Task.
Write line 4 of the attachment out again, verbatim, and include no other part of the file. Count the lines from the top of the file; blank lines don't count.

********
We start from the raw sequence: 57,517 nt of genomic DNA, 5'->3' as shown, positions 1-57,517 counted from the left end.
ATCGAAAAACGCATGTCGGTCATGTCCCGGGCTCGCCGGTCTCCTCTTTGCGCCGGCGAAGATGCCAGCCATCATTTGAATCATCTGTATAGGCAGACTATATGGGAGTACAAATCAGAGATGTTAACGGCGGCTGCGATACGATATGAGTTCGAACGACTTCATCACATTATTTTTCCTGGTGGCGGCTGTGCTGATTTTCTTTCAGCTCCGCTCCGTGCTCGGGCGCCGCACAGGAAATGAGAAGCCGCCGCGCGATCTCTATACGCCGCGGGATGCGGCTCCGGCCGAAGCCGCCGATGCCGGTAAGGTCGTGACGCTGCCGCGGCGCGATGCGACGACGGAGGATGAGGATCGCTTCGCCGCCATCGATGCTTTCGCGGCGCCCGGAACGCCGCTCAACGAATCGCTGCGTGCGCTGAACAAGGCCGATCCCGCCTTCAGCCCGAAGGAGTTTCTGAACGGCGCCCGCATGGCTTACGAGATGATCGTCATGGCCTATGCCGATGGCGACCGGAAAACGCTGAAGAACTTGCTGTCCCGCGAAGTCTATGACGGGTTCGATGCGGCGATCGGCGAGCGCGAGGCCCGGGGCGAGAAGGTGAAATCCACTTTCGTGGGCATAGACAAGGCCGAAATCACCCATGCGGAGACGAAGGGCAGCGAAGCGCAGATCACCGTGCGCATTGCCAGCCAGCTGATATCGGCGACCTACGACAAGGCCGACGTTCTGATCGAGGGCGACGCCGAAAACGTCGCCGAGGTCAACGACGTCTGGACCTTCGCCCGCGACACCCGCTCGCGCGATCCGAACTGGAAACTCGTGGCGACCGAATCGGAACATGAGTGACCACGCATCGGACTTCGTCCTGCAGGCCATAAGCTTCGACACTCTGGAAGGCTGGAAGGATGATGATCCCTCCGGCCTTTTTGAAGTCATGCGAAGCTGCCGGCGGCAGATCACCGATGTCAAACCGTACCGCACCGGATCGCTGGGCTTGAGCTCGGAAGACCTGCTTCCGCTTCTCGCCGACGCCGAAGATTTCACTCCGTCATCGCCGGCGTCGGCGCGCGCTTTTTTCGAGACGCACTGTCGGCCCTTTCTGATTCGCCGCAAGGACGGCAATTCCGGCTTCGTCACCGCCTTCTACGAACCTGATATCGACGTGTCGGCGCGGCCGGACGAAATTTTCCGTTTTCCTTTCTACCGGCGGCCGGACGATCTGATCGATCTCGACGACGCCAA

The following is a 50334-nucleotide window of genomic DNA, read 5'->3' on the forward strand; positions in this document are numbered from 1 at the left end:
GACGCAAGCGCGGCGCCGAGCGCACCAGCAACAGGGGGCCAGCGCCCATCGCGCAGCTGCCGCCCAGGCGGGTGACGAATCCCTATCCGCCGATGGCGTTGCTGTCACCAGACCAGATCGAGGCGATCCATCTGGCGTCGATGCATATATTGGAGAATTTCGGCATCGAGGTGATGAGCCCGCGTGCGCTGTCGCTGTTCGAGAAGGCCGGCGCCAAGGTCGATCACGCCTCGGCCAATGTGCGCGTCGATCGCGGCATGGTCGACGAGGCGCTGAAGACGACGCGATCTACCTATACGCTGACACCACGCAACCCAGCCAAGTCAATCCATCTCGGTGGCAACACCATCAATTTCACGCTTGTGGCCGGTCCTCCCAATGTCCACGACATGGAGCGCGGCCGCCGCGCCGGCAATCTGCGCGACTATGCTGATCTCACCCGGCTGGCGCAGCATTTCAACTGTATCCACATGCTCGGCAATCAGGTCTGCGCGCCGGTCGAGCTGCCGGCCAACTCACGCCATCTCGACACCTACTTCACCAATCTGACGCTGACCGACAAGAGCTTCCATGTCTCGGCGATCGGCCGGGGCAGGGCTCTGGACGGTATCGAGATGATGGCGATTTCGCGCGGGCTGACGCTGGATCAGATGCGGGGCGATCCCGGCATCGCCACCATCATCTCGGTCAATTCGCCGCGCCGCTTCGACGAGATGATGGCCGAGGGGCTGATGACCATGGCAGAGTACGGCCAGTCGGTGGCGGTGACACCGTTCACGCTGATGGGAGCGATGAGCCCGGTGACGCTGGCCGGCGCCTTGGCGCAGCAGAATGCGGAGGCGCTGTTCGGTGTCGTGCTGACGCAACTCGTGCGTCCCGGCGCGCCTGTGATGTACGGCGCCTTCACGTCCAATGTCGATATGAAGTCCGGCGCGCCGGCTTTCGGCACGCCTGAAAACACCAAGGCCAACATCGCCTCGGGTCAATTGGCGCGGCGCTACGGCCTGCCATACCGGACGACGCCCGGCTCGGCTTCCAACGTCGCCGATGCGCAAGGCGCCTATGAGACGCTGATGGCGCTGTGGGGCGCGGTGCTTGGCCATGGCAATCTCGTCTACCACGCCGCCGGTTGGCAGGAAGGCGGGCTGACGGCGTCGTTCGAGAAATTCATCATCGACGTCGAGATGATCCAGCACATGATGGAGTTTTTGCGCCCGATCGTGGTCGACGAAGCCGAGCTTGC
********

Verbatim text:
GACGCAAGCGCGGCGCCGAGCGCACCAGCAACAGGGGGCCAGCGCCCATCGCGCAGCTGCCGCCCAGGCGGGTGACGAATCCCTATCCGCCGATGGCGTTGCTGTCACCAGACCAGATCGAGGCGATCCATCTGGCGTCGATGCATATATTGGAGAATTTCGGCATCGAGGTGATGAGCCCGCGTGCGCTGTCGCTGTTCGAGAAGGCCGGCGCCAAGGTCGATCACGCCTCGGCCAATGTGCGCGTCGATCGCGGCATGGTCGACGAGGCGCTGAAGACGACGCGATCTACCTATACGCTGACACCACGCAACCCAGCCAAGTCAATCCATCTCGGTGGCAACACCATCAATTTCACGCTTGTGGCCGGTCCTCCCAATGTCCACGACATGGAGCGCGGCCGCCGCGCCGGCAATCTGCGCGACTATGCTGATCTCACCCGGCTGGCGCAGCATTTCAACTGTATCCACATGCTCGGCAATCAGGTCTGCGCGCCGGTCGAGCTGCCGGCCAACTCACGCCATCTCGACACCTACTTCACCAATCTGACGCTGACCGACAAGAGCTTCCATGTCTCGGCGATCGGCCGGGGCAGGGCTCTGGACGGTATCGAGATGATGGCGATTTCGCGCGGGCTGACGCTGGATCAGATGCGGGGCGATCCCGGCATCGCCACCATCATCTCGGTCAATTCGCCGCGCCGCTTCGACGAGATGATGGCCGAGGGGCTGATGACCATGGCAGAGTACGGCCAGTCGGTGGCGGTGACACCGTTCACGCTGATGGGAGCGATGAGCCCGGTGACGCTGGCCGGCGCCTTGGCGCAGCAGAATGCGGAGGCGCTGTTCGGTGTCGTGCTGACGCAACTCGTGCGTCCCGGCGCGCCTGTGATGTACGGCGCCTTCACGTCCAATGTCGATATGAAGTCCGGCGCGCCGGCTTTCGGCACGCCTGAAAACACCAAGGCCAACATCGCCTCGGGTCAATTGGCGCGGCGCTACGGCCTGCCATACCGGACGACGCCCGGCTCGGCTTCCAACGTCGCCGATGCGCAAGGCGCCTATGAGACGCTGATGGCGCTGTGGGGCGCGGTGCTTGGCCATGGCAATCTCGTCTACCACGCCGCCGGTTGGCAGGAAGGCGGGCTGACGGCGTCGTTCGAGAAATTCATCATCGACGTCGAGATGATCCAGCACATGATGGAGTTTTTGCGCCCGATCGTGGTCGACGAAGCCGAGCTTGC